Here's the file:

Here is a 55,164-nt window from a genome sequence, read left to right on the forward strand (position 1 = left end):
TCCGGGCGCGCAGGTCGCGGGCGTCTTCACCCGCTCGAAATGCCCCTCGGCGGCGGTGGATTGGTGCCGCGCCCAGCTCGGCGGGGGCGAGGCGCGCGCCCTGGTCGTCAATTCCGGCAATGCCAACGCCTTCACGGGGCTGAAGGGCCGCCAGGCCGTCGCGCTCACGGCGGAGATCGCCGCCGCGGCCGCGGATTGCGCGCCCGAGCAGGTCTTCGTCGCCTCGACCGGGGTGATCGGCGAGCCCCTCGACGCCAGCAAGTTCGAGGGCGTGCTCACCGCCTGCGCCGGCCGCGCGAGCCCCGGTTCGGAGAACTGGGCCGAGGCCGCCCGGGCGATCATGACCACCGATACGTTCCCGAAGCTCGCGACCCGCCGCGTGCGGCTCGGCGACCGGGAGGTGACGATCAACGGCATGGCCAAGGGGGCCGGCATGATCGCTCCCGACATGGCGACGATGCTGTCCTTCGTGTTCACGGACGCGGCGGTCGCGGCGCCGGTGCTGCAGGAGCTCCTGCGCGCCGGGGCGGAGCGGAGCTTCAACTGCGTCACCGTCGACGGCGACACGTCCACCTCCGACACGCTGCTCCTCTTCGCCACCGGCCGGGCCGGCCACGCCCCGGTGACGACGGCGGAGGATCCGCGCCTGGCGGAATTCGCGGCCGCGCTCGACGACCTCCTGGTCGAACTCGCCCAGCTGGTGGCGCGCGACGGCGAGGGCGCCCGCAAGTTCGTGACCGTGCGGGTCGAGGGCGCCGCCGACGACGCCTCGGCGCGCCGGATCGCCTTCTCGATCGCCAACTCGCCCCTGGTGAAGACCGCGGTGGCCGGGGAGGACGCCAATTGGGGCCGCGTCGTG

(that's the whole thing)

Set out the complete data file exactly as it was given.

Here is a 55,164-nt window from a genome sequence, read left to right on the forward strand (position 1 = left end):
TCCGGGCGCGCAGGTCGCGGGCGTCTTCACCCGCTCGAAATGCCCCTCGGCGGCGGTGGATTGGTGCCGCGCCCAGCTCGGCGGGGGCGAGGCGCGCGCCCTGGTCGTCAATTCCGGCAATGCCAACGCCTTCACGGGGCTGAAGGGCCGCCAGGCCGTCGCGCTCACGGCGGAGATCGCCGCCGCGGCCGCGGATTGCGCGCCCGAGCAGGTCTTCGTCGCCTCGACCGGGGTGATCGGCGAGCCCCTCGACGCCAGCAAGTTCGAGGGCGTGCTCACCGCCTGCGCCGGCCGCGCGAGCCCCGGTTCGGAGAACTGGGCCGAGGCCGCCCGGGCGATCATGACCACCGATACGTTCCCGAAGCTCGCGACCCGCCGCGTGCGGCTCGGCGACCGGGAGGTGACGATCAACGGCATGGCCAAGGGGGCCGGCATGATCGCTCCCGACATGGCGACGATGCTGTCCTTCGTGTTCACGGACGCGGCGGTCGCGGCGCCGGTGCTGCAGGAGCTCCTGCGCGCCGGGGCGGAGCGGAGCTTCAACTGCGTCACCGTCGACGGCGACACGTCCACCTCCGACACGCTGCTCCTCTTCGCCACCGGCCGGGCCGGCCACGCCCCGGTGACGACGGCGGAGGATCCGCGCCTGGCGGAATTCGCGGCCGCGCTCGACGACCTCCTGGTCGAACTCGCCCAGCTGGTGGCGCGCGACGGCGAGGGCGCCCGCAAGTTCGTGACCGTGCGGGTCGAGGGCGCCGCCGACGACGCCTCGGCGCGCCGGATCGCCTTCTCGATCGCCAACTCGCCCCTGGTGAAGACCGCGGTGGCCGGGGAGGACGCCAATTGGGGCCGCGTCGTG